Such is the poisonous brilliance of the use of music in Stanley Kubrick's film version of A Clockwork Orange that it is often difficult after seeing the film even once to separate those musical selections from "a bit of the old ultraviolence." Beethoven's Ninth Symphony suffers in this regard on screen as it does in the novel, and "Singin' in the Rain" has never been quite the same since accompanying the late night "surprise visit" of Alex and his droogies. But perhaps no composer takes more of a beating, so to speak, than poor ol' Gioacchino Rossini, whose opera overtures are twice used by Kubrick to accompany deplorable antisocial behavior: The overture to Guillaume Tell, already shackled for all time to The Lone Ranger, accompanies the absurd high-speed multi-participant sex scene that singlehandedly earns the film its original MPAA rating of "X", while the lovely, crinkly frontispiece to La Gazza Ladra (The Thieving Magpie) accompanies a full-on brawl in an abandoned casino, with yet another unclad young woman as the point of contention.
Now, the good citizens at the Sony corporation have provided an antidote for the last of these examples, using the Magpie overture as accompaniment to the latest advertisement for their Bravia flat screen television. Bravia ads tend to go happily viral once unleashed on the internet: this new one follows on the heels of the Jose Gonzalez/Bouncing Balls ad to which I pointed late last year, and features the high intensity paint bombardment of a Glaswegian housing block. A clown is also implicated. Here is a YouTube version:
While it makes videos of this sort easy to embed, YouTube's low fidelity does not begin to do the thing justice. Fortunately for those with the time and the bandwidth, Sony has made high, higher and highest quality Quicktime versions available for streaming or download here, accompanied by a behind-the-scenes short, a game, and sundry other gewgaws and gimcracks including, yes, a link to the aforementioned Bouncing Balls.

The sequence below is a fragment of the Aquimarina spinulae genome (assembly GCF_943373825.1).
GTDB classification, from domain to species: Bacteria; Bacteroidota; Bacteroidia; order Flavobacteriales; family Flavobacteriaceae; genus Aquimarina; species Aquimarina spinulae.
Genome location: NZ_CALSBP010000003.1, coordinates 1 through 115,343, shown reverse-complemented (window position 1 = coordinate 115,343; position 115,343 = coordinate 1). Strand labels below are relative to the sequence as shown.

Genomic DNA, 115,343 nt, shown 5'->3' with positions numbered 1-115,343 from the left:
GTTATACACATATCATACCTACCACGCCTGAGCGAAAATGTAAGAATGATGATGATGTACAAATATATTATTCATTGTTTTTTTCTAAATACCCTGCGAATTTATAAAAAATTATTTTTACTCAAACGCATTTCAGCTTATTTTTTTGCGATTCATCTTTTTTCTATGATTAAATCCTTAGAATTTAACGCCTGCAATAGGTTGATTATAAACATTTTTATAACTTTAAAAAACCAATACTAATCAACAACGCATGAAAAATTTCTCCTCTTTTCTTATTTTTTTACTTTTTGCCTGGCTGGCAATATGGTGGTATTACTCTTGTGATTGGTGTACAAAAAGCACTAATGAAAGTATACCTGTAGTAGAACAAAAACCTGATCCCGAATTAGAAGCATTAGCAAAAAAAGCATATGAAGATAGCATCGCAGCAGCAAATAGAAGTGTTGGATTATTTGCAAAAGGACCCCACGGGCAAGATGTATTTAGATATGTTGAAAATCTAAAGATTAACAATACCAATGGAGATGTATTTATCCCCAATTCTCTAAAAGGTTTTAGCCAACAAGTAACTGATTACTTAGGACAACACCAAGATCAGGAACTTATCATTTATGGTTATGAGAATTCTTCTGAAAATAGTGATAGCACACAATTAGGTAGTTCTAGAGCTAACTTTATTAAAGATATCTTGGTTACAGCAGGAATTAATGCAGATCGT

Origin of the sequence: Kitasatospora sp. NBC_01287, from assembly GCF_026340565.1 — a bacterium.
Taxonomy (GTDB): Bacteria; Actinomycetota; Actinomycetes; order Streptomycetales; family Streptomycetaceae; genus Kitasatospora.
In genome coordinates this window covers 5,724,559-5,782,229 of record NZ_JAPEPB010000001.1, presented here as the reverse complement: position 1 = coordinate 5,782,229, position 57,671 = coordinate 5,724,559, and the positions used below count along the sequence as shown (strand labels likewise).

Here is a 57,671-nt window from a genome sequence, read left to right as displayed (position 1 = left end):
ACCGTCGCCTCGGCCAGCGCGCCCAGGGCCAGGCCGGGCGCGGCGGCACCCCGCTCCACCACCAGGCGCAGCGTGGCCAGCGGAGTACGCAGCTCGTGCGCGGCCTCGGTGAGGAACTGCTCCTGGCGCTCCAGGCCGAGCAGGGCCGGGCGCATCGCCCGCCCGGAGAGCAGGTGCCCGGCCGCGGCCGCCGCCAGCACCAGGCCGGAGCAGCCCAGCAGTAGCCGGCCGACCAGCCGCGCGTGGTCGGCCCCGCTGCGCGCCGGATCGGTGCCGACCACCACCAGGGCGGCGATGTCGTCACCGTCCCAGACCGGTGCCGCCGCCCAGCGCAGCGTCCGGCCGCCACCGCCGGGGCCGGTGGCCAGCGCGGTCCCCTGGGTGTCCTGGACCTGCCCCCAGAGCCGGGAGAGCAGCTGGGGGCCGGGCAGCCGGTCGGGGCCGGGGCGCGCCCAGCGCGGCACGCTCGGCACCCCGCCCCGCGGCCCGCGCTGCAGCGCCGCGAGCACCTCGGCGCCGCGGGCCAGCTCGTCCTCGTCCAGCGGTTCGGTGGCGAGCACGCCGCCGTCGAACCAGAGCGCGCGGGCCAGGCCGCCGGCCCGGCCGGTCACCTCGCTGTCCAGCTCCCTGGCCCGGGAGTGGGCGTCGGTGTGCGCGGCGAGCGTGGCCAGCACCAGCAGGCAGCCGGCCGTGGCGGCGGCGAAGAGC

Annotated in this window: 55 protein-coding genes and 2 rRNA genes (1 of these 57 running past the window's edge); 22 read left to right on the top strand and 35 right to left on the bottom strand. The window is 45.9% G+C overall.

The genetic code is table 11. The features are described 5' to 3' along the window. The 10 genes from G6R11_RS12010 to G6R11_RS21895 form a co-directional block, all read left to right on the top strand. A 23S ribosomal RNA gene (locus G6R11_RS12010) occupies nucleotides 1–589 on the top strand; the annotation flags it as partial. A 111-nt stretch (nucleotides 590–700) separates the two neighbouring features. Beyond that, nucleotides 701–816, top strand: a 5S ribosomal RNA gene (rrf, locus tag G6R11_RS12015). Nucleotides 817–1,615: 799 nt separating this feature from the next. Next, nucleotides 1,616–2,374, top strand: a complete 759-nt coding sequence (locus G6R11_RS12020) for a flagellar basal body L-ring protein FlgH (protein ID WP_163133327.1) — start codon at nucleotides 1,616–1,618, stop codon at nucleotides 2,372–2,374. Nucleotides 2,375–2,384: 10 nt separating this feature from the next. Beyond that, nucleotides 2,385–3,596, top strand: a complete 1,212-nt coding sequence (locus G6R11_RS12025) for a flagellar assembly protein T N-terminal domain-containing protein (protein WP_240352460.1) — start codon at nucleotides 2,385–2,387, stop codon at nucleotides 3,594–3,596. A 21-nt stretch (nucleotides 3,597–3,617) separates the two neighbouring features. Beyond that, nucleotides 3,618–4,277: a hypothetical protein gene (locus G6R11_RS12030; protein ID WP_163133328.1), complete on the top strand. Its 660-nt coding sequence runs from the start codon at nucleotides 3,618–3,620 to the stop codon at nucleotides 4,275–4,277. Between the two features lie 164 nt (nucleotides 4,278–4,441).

These Bravia spots are the latest in a long line of advertisements for color televisions -- Texas Instruments' peculiar ads with the little girl and the elephant work similarly -- that use stunning sights to impress the viewer with the capabilities of the advertiser's set. (Am I showing my age? Does anyone call it a "television set" any more?) Media eons ago, when television was making the transition from black and white to color, it made sense to emphasize that mucky muddy black and white visuals looked bad because they were actually meant to be viewed in color, so that one could take it on faith that the upgrade to a color set would produce a vast improvement. That logic no longer holds: the technical skills that are brought to bear in these commercials assure that the sights will look Really Good on the set (or computer monitor) on which the viewer is already
watching them, so they don't really serve to persuade the viewer that those same sights would look So Much Better if only one were watching them on a
Sony Bravia or a Texas Instruments DLP or whatever. Whether these spots actually sell televisions is a mystery to me. They do make for a nice distraction, though, and this one may wash memories of A Clockwork Orange right out of your Rossini-drenched and paint-bespattered head.